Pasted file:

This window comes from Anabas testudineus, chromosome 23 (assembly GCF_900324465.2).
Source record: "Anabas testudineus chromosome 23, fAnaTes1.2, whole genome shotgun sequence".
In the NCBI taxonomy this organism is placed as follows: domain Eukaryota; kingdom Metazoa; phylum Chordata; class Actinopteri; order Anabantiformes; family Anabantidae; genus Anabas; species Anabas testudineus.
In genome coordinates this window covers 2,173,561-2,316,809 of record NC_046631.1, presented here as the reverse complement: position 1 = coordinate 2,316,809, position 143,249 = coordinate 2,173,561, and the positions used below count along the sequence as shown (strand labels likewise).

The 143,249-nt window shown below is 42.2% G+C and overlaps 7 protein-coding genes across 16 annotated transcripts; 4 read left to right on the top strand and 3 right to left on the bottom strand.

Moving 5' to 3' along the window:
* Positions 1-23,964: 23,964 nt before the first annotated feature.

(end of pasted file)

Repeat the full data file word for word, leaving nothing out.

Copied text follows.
This window comes from Anabas testudineus, chromosome 23 (assembly GCF_900324465.2).
Source record: "Anabas testudineus chromosome 23, fAnaTes1.2, whole genome shotgun sequence".
In the NCBI taxonomy this organism is placed as follows: domain Eukaryota; kingdom Metazoa; phylum Chordata; class Actinopteri; order Anabantiformes; family Anabantidae; genus Anabas; species Anabas testudineus.
In genome coordinates this window covers 2,173,561-2,316,809 of record NC_046631.1, presented here as the reverse complement: position 1 = coordinate 2,316,809, position 143,249 = coordinate 2,173,561, and the positions used below count along the sequence as shown (strand labels likewise).

The 143,249-nt window shown below is 42.2% G+C and overlaps 7 protein-coding genes across 16 annotated transcripts; 4 read left to right on the top strand and 3 right to left on the bottom strand.

Moving 5' to 3' along the window:
* Positions 1-23,964: 23,964 nt before the first annotated feature.